We drove through Scottsdale on the way home and had a late lunch at a pizza place. I snapped a picture of a beautiful horse fountain. This was in an historic shopping district which had a lot of little shops and lots of Indian jewelry. I think the turquoise and other Indian jewelry is beautiful on the Indians, but I find it a bit too gaudy for my tastes. I just was never meant to wear that stuff, but I do admire the workmanship that goes into it.

Tomorrow we are off to the Mesa Marketplace. Terry does not remember going there a few years ago, but I do. That is extremely surprising that I remember something he doesn't. Afterwards, he has promised me lunch here I can't wait!

Till next time. . .


Phun in Phoenix!

We arrived to a cold, dry, sunny Phoenix. The weather man says two days of this and then it will be warmer. We have always had two days of cold wherever we go. . . are those same two days following us everywhere we go? I'd like to know. We could fool them into thinking we were leaving and stay. Hah! We did enjoy the scenery on the way down from Camp Verde. As you can see from the pix, we are back in the land of the saguaro cactus. They are truly beautiful.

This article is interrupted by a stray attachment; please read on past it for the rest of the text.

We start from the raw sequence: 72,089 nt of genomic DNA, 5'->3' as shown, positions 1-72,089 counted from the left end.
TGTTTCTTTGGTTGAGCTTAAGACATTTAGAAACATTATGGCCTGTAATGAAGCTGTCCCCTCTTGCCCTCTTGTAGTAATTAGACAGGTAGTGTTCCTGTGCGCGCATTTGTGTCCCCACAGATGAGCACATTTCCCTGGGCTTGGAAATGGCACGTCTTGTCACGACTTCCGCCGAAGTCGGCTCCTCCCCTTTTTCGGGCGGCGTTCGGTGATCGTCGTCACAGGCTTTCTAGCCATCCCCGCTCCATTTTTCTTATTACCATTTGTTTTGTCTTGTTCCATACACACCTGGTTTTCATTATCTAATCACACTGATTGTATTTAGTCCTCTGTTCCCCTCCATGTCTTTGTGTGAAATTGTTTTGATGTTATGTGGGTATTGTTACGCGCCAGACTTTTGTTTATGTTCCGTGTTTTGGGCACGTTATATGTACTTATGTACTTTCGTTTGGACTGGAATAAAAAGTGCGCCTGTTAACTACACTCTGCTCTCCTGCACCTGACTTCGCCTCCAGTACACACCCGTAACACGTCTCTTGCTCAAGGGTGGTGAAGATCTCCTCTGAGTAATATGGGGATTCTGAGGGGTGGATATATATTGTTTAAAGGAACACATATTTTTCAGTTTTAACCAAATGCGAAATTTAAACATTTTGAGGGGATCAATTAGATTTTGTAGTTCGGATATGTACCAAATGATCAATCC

We are at the Sunflower Resort in Surprise, Arizona. Very nice park. It is a Can-Am park and we have stayed at Can-Am parks before and had a great time. This park has a special section for "short-term" stays and we were sent all the way to the back (of the bus, so to speak) and parked into one of the 50 side-by-side sites. They are very narrow and on dirt, which is okay. I guess if you are staying a bit longer, they will actually let you have an actual site in the park. We are facing the dry Aqua Frier, which according to our park guide, has not had water in it for at least five years. At least there is a tall chain link fence because I am certain there are coyotes in there. The other night when I was out with Neal, some local sirens kicked off a cacophony of coyote song. That was it for Neal, he was ready to come in. I don't blame him.